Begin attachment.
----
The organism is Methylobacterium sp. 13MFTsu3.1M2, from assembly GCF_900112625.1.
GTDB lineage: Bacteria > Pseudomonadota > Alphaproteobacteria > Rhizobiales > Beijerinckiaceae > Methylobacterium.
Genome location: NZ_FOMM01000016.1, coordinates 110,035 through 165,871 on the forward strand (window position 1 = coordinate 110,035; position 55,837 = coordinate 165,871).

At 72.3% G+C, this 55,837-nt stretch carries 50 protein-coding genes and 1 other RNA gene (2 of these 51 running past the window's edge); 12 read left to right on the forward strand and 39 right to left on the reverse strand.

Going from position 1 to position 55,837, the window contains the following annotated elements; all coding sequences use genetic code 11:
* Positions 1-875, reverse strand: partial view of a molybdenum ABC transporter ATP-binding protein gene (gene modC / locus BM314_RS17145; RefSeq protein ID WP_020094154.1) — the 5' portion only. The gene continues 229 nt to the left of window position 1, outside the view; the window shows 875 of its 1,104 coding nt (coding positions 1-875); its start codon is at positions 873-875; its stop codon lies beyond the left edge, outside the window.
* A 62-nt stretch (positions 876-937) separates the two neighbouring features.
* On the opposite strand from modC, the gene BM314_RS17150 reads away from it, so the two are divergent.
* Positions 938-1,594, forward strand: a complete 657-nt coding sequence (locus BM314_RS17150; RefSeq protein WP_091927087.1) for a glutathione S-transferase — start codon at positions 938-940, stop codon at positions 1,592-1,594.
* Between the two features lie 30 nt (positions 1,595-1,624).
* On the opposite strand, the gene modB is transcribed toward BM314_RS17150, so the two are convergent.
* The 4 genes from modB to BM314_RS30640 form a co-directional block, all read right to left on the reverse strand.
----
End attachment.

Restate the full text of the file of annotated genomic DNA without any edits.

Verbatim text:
The organism is Methylobacterium sp. 13MFTsu3.1M2, from assembly GCF_900112625.1.
GTDB lineage: Bacteria > Pseudomonadota > Alphaproteobacteria > Rhizobiales > Beijerinckiaceae > Methylobacterium.
Genome location: NZ_FOMM01000016.1, coordinates 110,035 through 165,871 on the forward strand (window position 1 = coordinate 110,035; position 55,837 = coordinate 165,871).

At 72.3% G+C, this 55,837-nt stretch carries 50 protein-coding genes and 1 other RNA gene (2 of these 51 running past the window's edge); 12 read left to right on the forward strand and 39 right to left on the reverse strand.

Going from position 1 to position 55,837, the window contains the following annotated elements; all coding sequences use genetic code 11:
* Positions 1-875, reverse strand: partial view of a molybdenum ABC transporter ATP-binding protein gene (gene modC / locus BM314_RS17145; RefSeq protein ID WP_020094154.1) — the 5' portion only. The gene continues 229 nt to the left of window position 1, outside the view; the window shows 875 of its 1,104 coding nt (coding positions 1-875); its start codon is at positions 873-875; its stop codon lies beyond the left edge, outside the window.
* A 62-nt stretch (positions 876-937) separates the two neighbouring features.
* On the opposite strand from modC, the gene BM314_RS17150 reads away from it, so the two are divergent.
* Positions 938-1,594, forward strand: a complete 657-nt coding sequence (locus BM314_RS17150; RefSeq protein WP_091927087.1) for a glutathione S-transferase — start codon at positions 938-940, stop codon at positions 1,592-1,594.
* Between the two features lie 30 nt (positions 1,595-1,624).
* On the opposite strand, the gene modB is transcribed toward BM314_RS17150, so the two are convergent.
* The 4 genes from modB to BM314_RS30640 form a co-directional block, all read right to left on the reverse strand.